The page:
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Making babies: 21st century reproduction

Half a century ago, technological advancements challenged our understanding of life’s end. At what point does death occur for human beings? Prior to the 1960s, the answer was simple. The biological concept of death was defined as that which happens after one’s heart stops beating. But when technological advancements allowed the heart to beat even after the brain had died, it was no longer clear whether death occurred when the heart stopped beating or when the brain stopped functioning.

Today, it is our understanding of the start of life, not its end, that’s being challenged. What does it take to reproduce? Once again, technological advancements are challenging one of our most familiar biological concepts. It used to be that there were only two ways for something to reproduce: either through the sort of sexual reproduction typical of most animals or through the asexual reproduction characteristic of things like bacteria. Advancements in biological technology, however, are forcing us to rethink what it means to reproduce.

Consider, for example, “third-party reproduction,” which is a technique for assisting individuals who are having difficulty conceiving. Using genetic material from someone other than the hopeful parents, scientists can help correct biological problems that previously prevented a couple from having children. For example, when an intending mother is known to have disease-linked mitochondrial DNA, a donor can contribute her healthy DNA to replace the unhealthy portion of the DNA of the intending mother. The result is a child with three genetic contributors: one male and two females. Rather curiously, however, the mitochondrial donor is required to acknowledge, by consent, that she won’t be the child’s genetic parent. Apparently, she hasn’t reproduced even though the other two genetic contributors have. In fact, the UK-based Nuffield Council on Bioethics concluded, “[this type of] donation does not indicate, either biologically or legally, any notion of the child having either a ‘third parent’, or ‘second mother’.” But this conclusion seems odd: if a child belongs to his or her parents in virtue of inheriting their genetic material, why isn’t the mitochondrial DNA donor one of the child’s genetic parents?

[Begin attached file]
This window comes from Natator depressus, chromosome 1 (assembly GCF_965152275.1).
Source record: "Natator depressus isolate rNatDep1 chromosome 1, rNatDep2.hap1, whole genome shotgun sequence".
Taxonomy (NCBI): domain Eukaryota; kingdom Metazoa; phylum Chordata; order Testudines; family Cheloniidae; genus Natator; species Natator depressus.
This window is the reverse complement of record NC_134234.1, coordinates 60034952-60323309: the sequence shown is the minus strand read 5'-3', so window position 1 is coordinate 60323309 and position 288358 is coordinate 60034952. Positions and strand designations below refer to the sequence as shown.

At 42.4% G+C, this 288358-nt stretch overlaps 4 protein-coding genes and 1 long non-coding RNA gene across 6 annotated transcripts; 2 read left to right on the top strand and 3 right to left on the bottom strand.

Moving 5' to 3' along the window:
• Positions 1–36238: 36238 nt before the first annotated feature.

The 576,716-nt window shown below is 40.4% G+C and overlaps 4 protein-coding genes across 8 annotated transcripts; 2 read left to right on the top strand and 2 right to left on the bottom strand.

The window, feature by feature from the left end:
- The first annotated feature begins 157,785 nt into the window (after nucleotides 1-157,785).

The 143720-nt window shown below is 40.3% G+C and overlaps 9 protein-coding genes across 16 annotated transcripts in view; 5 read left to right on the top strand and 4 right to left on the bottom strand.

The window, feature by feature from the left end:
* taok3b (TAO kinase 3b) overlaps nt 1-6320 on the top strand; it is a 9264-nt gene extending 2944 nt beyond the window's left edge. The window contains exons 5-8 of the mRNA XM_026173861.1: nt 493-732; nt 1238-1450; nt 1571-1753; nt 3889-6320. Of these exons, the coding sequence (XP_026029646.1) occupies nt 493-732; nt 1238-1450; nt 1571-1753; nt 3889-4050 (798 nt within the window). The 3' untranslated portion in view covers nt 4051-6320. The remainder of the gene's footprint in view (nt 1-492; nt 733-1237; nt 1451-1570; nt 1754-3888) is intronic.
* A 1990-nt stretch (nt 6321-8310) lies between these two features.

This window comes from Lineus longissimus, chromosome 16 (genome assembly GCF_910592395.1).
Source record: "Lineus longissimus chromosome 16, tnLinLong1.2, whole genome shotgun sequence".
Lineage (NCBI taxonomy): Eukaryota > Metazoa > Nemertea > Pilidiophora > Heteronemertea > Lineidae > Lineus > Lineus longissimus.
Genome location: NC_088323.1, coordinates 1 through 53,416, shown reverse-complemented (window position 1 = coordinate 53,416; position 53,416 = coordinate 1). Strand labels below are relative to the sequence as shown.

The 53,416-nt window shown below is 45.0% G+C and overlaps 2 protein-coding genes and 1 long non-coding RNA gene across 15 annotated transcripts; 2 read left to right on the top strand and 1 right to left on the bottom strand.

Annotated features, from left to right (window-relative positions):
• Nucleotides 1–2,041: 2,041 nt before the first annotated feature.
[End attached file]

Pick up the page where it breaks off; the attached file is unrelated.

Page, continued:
Today, it is our understanding of the start of life, not its end, that’s being challenged.

One reason offered by the Nuffield Council is that mitochondrial DNA comprises only a small fraction of overall DNA. But it’s hard to know what to make of that reason. As it happens, the fraction of DNA transferred between generations can vary significantly and, according to law, apparently not undermine parent/offspring relations. Compare, for example, the amount of DNA passed from parent to offspring in two standard forms of reproduction: sexual and asexual. In asexual reproduction, the offspring inherits 100% of the DNA of its parent, but in sexual reproduction, that amount drops by half. The offspring of sexually- reproducing parents inherits only half of a parent’s DNA, yet the process is still considered an instance of reproduction. Now, if the amount of DNA passed from parent to offspring can vary this dramatically and still count as reproduction, what prevents even smaller amounts of DNA transmission from being considered reproduction? What amount of DNA is sufficient for the contributor to have reproduced? What if we develop a method of replacing stretches of DNA constituting 40% of overall DNA, or 30%, or 10%? How much is enough for the reproductive process to involve three parents, rather than two? If there is no principled way of drawing a boundary between instances of DNA transmission that are large enough to fall within the boundaries of “reproduction” and ones that aren’t, then we need some other justification for denying that mitochondrial DNA transfers fall under the scope of the concept.

Third-party reproduction is just one of numerous methods available to “assist” reproduction. It’s one of many technological innovations that are forcing us to rethink outdated biological concepts. In the same way that the invention of the ventilator forced us to reimagine our concept of death, so too, inventing new ways of merging biological parts is forcing us to rethink what it means to reproduce.

Featured image credit: IVF by DrKontogianniIVF. CC0 Creative Commons via Pixabay.

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